MANILA — Senate President Aquilino Pimentel III on Wednesday said that the two chambers of the Congress – the Senate and House of Representatives – must agree whether to vote jointly or separately otherwise they could not proceed to amend the 1987 Constitution.
“We have to follow the same procedure to have proposed amendments to the Constitution. Kung wala, wala (If we don’t, we can’t propose amendments),” Pimentel told reporters in an interview after the third Senate hearing into Charter change or Cha-cha.
“If the Cha-cha is a dance, the two partners must dance the same dance. If they’re dancing different dances then we don’t have a Cha-cha,” he added.
Senator Panfilo Lacson on Monday filed a resolution asking the Senate to convene into a constitutional assembly (con-ass) and vote separately.
Meanwhile, the House on Tuesday adopted a resolution to convene in a con-ass and vote jointly.
Pimentel said that he would wait until the Senate received a copy of the House resolution before making any efforts to act upon it.
“Hintayin muna natin (Let’s wait for) whatever they passed yesterday and they will communicate it to the Senate officially and formally,” Pimentel said.
He, meanwhile, reiterated that the consensus of the Senate during Tuesday’s caucus is to vote separately.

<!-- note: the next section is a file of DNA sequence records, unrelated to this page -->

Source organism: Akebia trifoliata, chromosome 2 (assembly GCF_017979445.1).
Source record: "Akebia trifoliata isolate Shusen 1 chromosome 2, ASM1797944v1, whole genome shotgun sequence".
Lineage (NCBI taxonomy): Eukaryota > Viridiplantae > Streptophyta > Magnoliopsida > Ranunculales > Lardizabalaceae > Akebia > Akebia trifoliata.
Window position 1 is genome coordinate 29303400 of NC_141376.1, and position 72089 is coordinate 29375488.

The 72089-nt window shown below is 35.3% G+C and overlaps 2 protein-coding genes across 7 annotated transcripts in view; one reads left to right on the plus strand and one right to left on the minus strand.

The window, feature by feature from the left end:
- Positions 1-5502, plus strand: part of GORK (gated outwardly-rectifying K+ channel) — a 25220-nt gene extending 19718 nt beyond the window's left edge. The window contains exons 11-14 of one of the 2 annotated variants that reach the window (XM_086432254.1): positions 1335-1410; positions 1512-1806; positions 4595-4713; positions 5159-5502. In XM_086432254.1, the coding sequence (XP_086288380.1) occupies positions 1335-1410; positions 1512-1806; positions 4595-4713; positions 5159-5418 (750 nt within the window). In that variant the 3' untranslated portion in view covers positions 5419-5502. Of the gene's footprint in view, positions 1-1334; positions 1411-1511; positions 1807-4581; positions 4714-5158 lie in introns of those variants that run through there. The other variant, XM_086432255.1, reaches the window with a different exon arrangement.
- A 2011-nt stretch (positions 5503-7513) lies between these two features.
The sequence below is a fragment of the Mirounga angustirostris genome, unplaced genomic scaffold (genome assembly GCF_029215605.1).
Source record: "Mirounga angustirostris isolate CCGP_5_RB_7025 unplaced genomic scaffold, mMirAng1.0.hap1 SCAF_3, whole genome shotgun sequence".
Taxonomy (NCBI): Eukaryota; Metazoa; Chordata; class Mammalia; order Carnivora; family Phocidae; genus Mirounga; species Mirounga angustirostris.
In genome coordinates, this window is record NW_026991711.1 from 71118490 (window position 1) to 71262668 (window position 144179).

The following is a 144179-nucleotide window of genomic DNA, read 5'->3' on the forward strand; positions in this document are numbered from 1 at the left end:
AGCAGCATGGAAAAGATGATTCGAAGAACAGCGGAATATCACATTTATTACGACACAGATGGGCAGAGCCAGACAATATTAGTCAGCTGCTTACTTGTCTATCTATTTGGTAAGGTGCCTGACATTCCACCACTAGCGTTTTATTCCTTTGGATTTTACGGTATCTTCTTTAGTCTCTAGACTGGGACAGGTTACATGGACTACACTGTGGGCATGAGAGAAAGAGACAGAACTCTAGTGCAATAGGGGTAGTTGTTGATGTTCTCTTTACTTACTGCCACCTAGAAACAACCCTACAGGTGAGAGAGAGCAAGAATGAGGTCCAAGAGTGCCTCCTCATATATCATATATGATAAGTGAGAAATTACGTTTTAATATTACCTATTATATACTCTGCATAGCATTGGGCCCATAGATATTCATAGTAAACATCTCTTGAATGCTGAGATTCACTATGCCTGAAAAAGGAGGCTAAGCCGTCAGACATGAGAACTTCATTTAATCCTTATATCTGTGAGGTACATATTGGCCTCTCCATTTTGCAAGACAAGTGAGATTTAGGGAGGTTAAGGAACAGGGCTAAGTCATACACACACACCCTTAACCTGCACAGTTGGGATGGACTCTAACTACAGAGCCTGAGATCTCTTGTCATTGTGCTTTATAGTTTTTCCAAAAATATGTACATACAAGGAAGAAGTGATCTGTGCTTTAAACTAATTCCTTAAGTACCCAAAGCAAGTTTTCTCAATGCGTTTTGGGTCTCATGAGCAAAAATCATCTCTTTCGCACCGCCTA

“All senators believe that voting should be separately. We have bicameral conference committee mechanism to harmonize version,” the Senate President said.
“We cannot be physically joined together kasi (because) it goes against the final act of voting separately. It’s too difficult to reconcile you’re together in one place yet at the very end you will vote separately,” he added.
During the Senate hearing on Cha-cha, most legal experts including two former Supreme Court (SC) chief justices Hilario Davide, Jr. Reynato Puno and former Senate President Aquilino “Nene” Pimentel Jr. agreed that voting should be done separately.
Davide, however, insisted that Cha-cha was unnecessary. Puno and Pimentel were both in favor of amending the Constitution but via constitutional convention (con-con) and not con-ass.